Reel Time: The Texas Documentary

Documentary film-making in Texas.
Wed December 31, 1969 6:00 am

People are interesting (sometimes heroic) and government is bad (sometimes evil). As sweeping a generalization as that may be, it is precisely the kind of Big Truth that is at home in Texas, and valid—if you are to believe the picture of our state that emerges from this hodgepodge of documentary films.

Texans don’t trust their superiors much, for one thing: from Abraham Zapruder locking his newly-shot footage in a safe instead of simply handing it over to the Secret Service as many of us might have done, to the calm old folks of Amarillo keeping tally of cancer deaths even though the government and its partner Pantex have assured them they have nothing to fear. Texans aren’t afraid to fight, whether the adversary is a thousand-pound bull or the Dallas police department.

We’ve focused here on the big stories, because that’s what documentaries have traditionally been about. But recent films like Hands on a Hard Body tell us that the documentary medium is changing. The widespread availability of camcorders and the advance of digital technology allow for perfect, infinite reproductions and electronic preservation of footage, thus we can expect to see many more independently produced, personal stories told by individuals about themselves. In the future, we will learn about the state through its anonymous residents as much as through its infamous ones.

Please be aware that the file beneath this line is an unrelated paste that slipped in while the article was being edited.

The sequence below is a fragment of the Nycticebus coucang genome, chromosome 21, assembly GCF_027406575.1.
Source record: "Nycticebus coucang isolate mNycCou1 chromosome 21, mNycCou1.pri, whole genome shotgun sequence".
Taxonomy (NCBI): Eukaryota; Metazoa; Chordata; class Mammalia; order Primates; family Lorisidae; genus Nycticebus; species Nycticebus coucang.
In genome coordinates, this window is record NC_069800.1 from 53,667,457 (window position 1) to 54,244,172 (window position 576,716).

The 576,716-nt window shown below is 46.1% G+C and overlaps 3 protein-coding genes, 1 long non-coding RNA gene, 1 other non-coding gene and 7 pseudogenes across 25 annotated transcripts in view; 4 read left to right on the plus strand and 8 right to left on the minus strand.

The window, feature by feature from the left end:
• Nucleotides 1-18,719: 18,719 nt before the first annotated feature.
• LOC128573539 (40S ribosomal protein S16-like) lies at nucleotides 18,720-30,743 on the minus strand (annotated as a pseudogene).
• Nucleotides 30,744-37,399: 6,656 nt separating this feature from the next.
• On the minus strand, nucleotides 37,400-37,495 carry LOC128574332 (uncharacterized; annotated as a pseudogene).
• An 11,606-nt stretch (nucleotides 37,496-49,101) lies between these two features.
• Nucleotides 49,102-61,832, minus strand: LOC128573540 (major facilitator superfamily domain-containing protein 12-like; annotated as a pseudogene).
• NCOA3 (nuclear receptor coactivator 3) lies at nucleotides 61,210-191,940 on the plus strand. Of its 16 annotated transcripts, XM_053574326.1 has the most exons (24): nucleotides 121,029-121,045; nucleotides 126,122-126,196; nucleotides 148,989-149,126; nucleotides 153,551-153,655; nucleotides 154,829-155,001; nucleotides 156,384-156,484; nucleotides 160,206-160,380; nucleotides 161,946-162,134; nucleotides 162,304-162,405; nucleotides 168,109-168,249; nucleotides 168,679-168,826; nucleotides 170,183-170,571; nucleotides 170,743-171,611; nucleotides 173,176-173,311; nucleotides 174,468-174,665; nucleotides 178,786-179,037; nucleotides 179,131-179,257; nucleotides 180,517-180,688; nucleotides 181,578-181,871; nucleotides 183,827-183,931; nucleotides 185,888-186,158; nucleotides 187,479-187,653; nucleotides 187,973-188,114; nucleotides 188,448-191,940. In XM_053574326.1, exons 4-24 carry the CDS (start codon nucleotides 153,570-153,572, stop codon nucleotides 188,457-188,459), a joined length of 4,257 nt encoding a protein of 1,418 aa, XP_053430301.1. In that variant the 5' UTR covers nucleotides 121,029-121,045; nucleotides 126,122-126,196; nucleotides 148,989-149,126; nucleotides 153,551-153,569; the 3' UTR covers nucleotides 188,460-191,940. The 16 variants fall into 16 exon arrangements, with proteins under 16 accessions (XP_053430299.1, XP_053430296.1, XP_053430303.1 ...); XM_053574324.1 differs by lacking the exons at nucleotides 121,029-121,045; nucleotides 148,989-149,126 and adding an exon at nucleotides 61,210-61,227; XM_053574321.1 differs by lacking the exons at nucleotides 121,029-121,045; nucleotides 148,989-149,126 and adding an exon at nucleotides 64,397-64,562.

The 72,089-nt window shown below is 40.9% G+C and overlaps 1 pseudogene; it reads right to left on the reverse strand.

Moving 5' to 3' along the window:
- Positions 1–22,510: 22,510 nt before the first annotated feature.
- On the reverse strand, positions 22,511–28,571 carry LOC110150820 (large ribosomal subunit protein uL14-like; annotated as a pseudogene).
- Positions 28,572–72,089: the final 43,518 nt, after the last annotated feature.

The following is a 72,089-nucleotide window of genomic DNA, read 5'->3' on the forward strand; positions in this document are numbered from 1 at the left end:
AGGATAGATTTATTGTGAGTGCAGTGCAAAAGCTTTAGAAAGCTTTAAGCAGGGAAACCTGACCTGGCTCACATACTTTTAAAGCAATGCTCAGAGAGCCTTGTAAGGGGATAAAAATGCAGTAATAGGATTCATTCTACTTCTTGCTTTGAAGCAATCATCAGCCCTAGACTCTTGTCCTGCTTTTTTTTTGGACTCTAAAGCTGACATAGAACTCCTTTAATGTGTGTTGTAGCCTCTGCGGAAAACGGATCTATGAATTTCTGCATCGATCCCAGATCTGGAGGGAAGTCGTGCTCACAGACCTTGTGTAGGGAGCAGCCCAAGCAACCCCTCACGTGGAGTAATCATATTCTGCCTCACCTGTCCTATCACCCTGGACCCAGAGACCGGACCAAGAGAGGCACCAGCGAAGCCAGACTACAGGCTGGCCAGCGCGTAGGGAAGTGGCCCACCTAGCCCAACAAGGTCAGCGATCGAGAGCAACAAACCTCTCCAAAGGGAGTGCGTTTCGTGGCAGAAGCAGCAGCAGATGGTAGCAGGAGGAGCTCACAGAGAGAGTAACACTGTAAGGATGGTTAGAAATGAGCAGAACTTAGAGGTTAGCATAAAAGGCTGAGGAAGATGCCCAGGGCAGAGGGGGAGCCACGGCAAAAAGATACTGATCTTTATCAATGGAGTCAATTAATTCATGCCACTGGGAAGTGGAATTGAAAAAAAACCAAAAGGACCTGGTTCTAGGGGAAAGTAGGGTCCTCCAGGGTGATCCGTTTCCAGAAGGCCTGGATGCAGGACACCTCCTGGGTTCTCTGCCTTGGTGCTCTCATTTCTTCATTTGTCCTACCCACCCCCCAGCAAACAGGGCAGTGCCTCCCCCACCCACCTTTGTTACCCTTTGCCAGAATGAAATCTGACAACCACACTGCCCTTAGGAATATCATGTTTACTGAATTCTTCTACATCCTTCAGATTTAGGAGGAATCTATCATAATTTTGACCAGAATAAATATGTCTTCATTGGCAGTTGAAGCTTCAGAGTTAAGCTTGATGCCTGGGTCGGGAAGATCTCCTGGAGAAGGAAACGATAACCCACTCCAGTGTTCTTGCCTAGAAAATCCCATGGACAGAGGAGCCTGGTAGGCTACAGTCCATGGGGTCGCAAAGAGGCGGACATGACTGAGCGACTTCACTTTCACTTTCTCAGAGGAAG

Beyond JFK: A Question of Conspiracy

Barbara Kopple and Danny Schechter 1992

A Nuestra Señora

Beyond JFK: A Question of Conspiracy

Beyond JFK: A Question of Conspiracy is a companion piece to Oliver Stone’s fictional film, JFK. Released around the same time, the documentary is in many ways a plug for the film, speaking of it and Oliver Stone in extremely reverential tones.

Although crammed full of compelling news footage and other information, the documentary makes the mistake of tugging too much at the heart strings rather than just presenting its case. Another unfortunate aspect was the choice to include the actors who starred in JFK alongside historians, witnesses, and other people directly connected with the tragedy. It is almost humorous to watch Kevin Costner and Gary Oldman speaking on the assassination with such certainty and acrimony, almost as if they are waiting for Stone to shout “cut”.

The strongest portions of Beyond JFK: A Question of Conspiracy are those dealing with Jim Garrison, in particular the footage of Garrison addressing the nation on NBC. Often labeled a crackpot, Garrison comes across as a man suffering from the Cassandra syndrome: he knows all the lies his leaders tell, and heºs banging at the gates of Eden, not because he wants back in but rather to help

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